It's All True is an unfinished Orson Welles feature film comprising three stories about Latin America. "My Friend Bonito" was supervised by Welles and directed by Norman Foster in Mexico in 1941. "Carnaval" (also known as "The Story of Samba") and "Jangadeiros" (also known as "Four Men on a Raft") were directed by Welles in Brazil in 1942. It was to have been Welles's third film for RKO Radio Pictures, after Citizen Kane (1941) and The Magnificent Ambersons (1942). The project was a co-production of RKO and the Office of the Coordinator of Inter-American Affairs that was later terminated by RKO.
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Did You Know?
In the book 'It's All True: Orson Welles's Pan-American Odyssey', author Catherine L. Benamou
detailed the results of a 2000 inventory of the surviving footage, which is housed in the UCLA Film and Television Archive nitrate vaults. The materials include:
- Carnaval - Approximately 32,200 feet of black-and-white not preserved; 3,300 feet preserved. Approximately 2,700 feet of Technicolor not preserved (in Paramount Studios vaults). Approximately 2,750 feet was processed and used in the 1993 documentary.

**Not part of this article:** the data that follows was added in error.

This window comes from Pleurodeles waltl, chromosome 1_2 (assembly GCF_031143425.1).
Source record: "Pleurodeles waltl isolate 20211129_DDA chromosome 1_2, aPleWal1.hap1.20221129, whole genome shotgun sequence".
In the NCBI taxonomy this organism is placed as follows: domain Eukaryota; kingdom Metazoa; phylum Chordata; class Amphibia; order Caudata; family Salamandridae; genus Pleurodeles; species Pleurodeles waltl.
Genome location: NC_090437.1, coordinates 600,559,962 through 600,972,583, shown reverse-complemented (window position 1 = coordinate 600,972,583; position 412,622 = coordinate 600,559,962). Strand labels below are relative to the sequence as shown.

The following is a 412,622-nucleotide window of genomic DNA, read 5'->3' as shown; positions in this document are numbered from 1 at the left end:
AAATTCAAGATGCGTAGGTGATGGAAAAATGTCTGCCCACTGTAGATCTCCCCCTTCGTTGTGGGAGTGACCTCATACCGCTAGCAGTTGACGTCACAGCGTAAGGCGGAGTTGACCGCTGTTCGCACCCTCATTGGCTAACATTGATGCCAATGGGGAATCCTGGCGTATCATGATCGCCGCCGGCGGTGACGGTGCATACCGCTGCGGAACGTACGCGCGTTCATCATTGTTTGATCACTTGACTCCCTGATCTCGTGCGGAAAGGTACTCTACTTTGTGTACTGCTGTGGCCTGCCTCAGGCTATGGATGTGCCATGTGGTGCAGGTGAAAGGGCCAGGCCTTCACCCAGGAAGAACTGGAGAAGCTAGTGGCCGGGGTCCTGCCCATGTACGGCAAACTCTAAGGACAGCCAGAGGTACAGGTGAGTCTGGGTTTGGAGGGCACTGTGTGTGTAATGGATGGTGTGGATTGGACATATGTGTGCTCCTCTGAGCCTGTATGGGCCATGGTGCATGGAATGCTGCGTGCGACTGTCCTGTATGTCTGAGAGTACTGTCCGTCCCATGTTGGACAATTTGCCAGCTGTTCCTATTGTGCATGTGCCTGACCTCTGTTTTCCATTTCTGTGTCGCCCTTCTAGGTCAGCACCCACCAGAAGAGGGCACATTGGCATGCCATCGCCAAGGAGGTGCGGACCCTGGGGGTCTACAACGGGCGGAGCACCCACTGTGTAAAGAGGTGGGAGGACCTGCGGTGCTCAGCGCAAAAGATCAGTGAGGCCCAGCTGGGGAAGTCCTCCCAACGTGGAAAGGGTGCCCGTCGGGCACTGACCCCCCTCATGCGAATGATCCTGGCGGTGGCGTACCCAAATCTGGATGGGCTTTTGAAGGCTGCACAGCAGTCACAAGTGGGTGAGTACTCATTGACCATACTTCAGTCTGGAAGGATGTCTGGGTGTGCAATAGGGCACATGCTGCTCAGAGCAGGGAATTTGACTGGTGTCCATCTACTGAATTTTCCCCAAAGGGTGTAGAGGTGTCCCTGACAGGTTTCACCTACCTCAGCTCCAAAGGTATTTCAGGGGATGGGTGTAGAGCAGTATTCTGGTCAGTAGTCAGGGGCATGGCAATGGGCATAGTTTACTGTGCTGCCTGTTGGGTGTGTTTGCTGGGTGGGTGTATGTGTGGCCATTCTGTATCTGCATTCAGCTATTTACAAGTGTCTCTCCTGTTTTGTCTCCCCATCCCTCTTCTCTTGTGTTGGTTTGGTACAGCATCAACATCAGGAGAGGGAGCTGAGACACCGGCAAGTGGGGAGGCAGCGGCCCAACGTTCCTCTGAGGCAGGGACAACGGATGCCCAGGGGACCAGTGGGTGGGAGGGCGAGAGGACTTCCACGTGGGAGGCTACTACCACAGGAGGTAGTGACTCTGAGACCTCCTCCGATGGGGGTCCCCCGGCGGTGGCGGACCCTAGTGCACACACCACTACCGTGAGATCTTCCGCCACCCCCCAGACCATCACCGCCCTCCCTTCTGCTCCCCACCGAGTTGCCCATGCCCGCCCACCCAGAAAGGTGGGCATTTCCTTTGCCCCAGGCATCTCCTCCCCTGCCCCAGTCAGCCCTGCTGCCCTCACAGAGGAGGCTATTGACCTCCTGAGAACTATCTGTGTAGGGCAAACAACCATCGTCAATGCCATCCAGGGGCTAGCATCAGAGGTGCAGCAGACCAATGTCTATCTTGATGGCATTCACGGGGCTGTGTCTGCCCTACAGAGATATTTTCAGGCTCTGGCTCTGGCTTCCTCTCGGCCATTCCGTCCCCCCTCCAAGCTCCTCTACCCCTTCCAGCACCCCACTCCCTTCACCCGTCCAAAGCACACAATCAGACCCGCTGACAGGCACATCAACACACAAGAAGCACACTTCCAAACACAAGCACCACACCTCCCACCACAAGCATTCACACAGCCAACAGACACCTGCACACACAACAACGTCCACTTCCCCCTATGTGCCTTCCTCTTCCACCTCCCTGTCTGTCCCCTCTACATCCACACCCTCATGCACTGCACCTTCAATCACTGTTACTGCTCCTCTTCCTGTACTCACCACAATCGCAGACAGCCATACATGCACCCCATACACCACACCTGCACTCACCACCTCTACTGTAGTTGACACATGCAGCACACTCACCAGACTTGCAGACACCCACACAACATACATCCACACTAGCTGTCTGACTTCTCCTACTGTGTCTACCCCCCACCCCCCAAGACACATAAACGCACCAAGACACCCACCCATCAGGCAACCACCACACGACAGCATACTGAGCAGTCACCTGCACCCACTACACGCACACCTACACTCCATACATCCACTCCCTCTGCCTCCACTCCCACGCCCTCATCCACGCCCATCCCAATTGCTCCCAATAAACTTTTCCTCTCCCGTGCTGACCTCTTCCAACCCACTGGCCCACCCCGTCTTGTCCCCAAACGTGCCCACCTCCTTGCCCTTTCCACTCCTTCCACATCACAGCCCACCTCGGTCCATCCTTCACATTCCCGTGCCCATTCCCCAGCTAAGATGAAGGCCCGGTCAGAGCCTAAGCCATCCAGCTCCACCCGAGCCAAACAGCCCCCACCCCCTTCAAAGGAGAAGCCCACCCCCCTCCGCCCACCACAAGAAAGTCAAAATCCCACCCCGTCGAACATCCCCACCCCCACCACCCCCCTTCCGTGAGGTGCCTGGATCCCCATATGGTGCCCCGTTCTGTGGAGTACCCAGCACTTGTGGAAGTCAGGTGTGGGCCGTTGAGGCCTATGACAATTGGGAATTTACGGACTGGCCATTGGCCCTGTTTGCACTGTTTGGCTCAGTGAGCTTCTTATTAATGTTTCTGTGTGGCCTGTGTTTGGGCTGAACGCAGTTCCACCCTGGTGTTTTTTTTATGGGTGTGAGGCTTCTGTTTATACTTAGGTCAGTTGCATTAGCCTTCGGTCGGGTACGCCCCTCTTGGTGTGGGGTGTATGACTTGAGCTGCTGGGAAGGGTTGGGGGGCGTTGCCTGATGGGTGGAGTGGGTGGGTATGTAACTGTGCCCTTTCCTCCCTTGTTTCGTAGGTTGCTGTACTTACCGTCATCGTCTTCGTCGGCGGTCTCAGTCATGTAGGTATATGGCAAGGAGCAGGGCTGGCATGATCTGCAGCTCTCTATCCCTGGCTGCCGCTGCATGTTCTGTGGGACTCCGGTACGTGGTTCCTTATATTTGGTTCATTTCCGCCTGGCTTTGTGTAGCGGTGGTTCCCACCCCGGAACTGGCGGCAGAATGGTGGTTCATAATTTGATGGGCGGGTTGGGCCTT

- Jangadeiros - Approximately 28,000 feet of black-and-white not preserved; approximately 35,950 feet preserved.
- My Friend Bonito - Approximately 67,145 feet of black-and-white not preserved; 8,000 feet preserved.
In addition, it was reported that 200,000 feet of Technicolor nitrate negative, mainly from 'Carnaval', was destroyed by Paramount Pictures in the 1960s or 1970s (A RKO inventory in 1952 included the 200,000 feet of color negative.).
Based on the 1952 and 2000 inventories, more than half of the footage shot for It's All True
(1943) was destroyed and less than 28 percent of the surviving footage has been preserved. See more
Features The Story of Samba